In an ongoing effort to promote STEM – science, technology, engineering, and mathematics – education, Ivanka Trump helped read “Rosie Revere Engineer” to a group of young girls at the National Museum of American History last week. Alongside Education Secretary Betsy DeVos, she emphasized the themes of resilience and confidence seen in the story.
“You are the next generation of innovators and inventors,” the first daughter told the group. “If you need someone in the passenger seat, I’ll be there to help you build it.”
Trump has made several such appearances recently, helping bring attention to the fact that women, who make up roughly half of America’s workforce, represent less than a third of those working in STEM-related professions. The author of the recent book “Women Who Work: Rewriting the Rules for Success,” she also established the Ivanka M. Trump Charitable Fund with proceeds from the book, which will grant $100,000 to a STEM program for the Boys & Girls Clubs of America.
“Boys & Girls Clubs’ STEM program and STEM Centers for Innovation are helping produce a generation of STEM-ready youth who are equipped to fill the jobs of the future, become our next generation of innovators and solve our nation’s most critical challenges,” she said in an April 20 Facebook announcement.
Her father has followed suit, signing two pieces of legislation into law that promote the movement of women into STEM. In direct response to one of those bills, NASA has announced plans to both increase its investment in STEM education and its outreach efforts to women and girls.
“Currently, only one in every four women who gets a STEM degree is working in a STEM job, which is not fair and it’s not even smart for the people that aren’t taking advantage of it,” President Trump said upon signing both measures on Feb. 28. “It’s unacceptable that we have so many American women who have these degrees but yet are not being employed in these fields. So I think that’s going to change. That’s going to change very rapidly.”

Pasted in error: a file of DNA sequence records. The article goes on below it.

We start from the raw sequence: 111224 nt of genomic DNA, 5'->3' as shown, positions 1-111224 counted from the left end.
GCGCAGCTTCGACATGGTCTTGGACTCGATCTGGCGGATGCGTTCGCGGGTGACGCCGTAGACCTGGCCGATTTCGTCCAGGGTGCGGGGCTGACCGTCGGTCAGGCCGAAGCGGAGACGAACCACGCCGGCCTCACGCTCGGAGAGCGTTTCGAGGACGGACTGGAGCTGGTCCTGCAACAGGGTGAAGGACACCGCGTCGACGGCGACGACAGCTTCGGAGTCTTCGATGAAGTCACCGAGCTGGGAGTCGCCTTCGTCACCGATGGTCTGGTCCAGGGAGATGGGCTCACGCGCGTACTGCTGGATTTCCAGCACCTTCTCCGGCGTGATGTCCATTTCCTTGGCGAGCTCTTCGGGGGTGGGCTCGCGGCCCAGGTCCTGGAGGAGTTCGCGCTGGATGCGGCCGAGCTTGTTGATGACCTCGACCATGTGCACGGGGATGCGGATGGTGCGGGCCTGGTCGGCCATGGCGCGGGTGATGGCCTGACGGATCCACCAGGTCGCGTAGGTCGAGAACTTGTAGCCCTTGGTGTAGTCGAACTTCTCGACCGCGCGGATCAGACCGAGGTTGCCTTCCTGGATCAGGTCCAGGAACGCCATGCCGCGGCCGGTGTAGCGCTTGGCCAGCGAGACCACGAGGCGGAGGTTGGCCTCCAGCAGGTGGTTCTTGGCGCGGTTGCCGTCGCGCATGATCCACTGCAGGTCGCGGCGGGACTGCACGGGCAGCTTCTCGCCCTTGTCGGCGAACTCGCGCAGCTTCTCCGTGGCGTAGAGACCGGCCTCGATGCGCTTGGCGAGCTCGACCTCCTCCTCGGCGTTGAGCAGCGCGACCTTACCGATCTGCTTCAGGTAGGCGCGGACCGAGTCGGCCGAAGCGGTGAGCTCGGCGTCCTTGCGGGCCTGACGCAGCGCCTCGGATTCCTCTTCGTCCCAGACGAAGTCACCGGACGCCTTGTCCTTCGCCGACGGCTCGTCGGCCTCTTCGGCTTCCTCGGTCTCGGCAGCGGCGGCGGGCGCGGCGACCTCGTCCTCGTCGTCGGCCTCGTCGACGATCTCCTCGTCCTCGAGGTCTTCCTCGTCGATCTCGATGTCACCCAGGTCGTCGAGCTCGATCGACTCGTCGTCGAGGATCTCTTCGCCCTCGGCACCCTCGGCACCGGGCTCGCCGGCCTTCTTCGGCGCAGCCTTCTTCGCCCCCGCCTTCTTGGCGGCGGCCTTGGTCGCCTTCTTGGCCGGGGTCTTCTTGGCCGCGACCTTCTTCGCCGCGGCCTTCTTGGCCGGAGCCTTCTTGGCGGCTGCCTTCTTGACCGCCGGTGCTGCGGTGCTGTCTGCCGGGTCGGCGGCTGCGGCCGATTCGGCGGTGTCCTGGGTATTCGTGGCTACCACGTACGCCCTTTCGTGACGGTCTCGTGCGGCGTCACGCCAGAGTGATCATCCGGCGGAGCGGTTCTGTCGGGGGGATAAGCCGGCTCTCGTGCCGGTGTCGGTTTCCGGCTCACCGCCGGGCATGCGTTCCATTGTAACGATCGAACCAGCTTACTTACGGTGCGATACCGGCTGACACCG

In addition, Trump announced last week that he would donate his $100,000 second-quarter salary to a “STEM-focused camp.”
“I want to start by saying how grateful I am to the president for this generous gift,” DeVos said. “The president has truly shown his commitment to our nation’s students and to reforming education in America so that every child, no matter their ZIP Code, has access to a high-quality education.”
Despite these gestures, though, the future of STEM education remains unclear at best. Panelists at a U.S. News STEM Solutions conference in May agreed that the recent reauthorization of the federal education law means that future government support for STEM education will decrease over time. Moreover, Trump’s most recent budget calls for more than $9 billion in education cuts, far from the sort of “critical” federal investment in STEM advocated by The American Association of University Women’s Anne Hedgepeth in an interview with RealClearEducation.
“Investing $100,000 in STEM camps is good news, but it can’t, for example, plug the $9 billion of cuts that the administration proposed,” Hedgepeth said. “The reality is that there are no STEM camps that can make up for that.”
Democrats have also been critical of the cuts.
“Unfortunately, promoting STEM fields would be particularly difficult if the President’s proposed $9.2 billion cut to the Department of Education took effect,” Rep. Susan Davis, a member of the House Education and Workforce Committee, said in a statement. “We need to ensure that all students, regardless of their race, gender, or socioeconomic status, have access to quality math and science curriculum.”
The White House did not return a request for comment.
Looking ahead, only a finalized budget will indicate whether the Trump administration’s professed support for STEM translates into dollars.
The numbers that emerge before the fiscal year ends on Sept. 30, Hedgepeth said, “will tell us a little more about what [the budget] looks like in terms of whether there will be continuing investment in STEM and in education overall, or whether we’ll see a retreat or a walk-back from prioritizing students and the needs that they have.”
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